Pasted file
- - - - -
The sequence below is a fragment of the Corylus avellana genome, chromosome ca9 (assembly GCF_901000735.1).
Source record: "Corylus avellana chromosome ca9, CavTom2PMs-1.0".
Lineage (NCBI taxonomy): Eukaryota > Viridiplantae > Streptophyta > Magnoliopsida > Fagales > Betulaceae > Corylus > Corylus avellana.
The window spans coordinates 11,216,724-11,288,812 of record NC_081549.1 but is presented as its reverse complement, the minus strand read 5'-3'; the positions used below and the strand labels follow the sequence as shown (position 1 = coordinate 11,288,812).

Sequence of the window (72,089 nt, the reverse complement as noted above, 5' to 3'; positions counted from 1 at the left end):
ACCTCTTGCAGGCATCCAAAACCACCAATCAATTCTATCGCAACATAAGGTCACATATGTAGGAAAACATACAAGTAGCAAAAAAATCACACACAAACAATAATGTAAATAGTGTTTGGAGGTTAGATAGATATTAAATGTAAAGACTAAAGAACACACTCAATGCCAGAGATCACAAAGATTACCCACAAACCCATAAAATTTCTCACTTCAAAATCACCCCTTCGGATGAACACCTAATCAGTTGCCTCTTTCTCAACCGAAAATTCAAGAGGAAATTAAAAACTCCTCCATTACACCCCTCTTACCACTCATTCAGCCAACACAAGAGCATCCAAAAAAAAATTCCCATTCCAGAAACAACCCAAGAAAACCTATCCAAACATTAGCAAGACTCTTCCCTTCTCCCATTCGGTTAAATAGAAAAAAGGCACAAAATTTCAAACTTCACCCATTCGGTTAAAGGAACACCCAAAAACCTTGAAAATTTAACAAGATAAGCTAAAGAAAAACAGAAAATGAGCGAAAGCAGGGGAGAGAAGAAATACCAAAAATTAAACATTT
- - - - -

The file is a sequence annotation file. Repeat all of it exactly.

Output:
The sequence below is a fragment of the Corylus avellana genome, chromosome ca9 (assembly GCF_901000735.1).
Source record: "Corylus avellana chromosome ca9, CavTom2PMs-1.0".
Lineage (NCBI taxonomy): Eukaryota > Viridiplantae > Streptophyta > Magnoliopsida > Fagales > Betulaceae > Corylus > Corylus avellana.
The window spans coordinates 11,216,724-11,288,812 of record NC_081549.1 but is presented as its reverse complement, the minus strand read 5'-3'; the positions used below and the strand labels follow the sequence as shown (position 1 = coordinate 11,288,812).

Sequence of the window (72,089 nt, the reverse complement as noted above, 5' to 3'; positions counted from 1 at the left end):
ACCTCTTGCAGGCATCCAAAACCACCAATCAATTCTATCGCAACATAAGGTCACATATGTAGGAAAACATACAAGTAGCAAAAAAATCACACACAAACAATAATGTAAATAGTGTTTGGAGGTTAGATAGATATTAAATGTAAAGACTAAAGAACACACTCAATGCCAGAGATCACAAAGATTACCCACAAACCCATAAAATTTCTCACTTCAAAATCACCCCTTCGGATGAACACCTAATCAGTTGCCTCTTTCTCAACCGAAAATTCAAGAGGAAATTAAAAACTCCTCCATTACACCCCTCTTACCACTCATTCAGCCAACACAAGAGCATCCAAAAAAAAATTCCCATTCCAGAAACAACCCAAGAAAACCTATCCAAACATTAGCAAGACTCTTCCCTTCTCCCATTCGGTTAAATAGAAAAAAGGCACAAAATTTCAAACTTCACCCATTCGGTTAAAGGAACACCCAAAAACCTTGAAAATTTAACAAGATAAGCTAAAGAAAAACAGAAAATGAGCGAAAGCAGGGGAGAGAAGAAATACCAAAAATTAAACATTT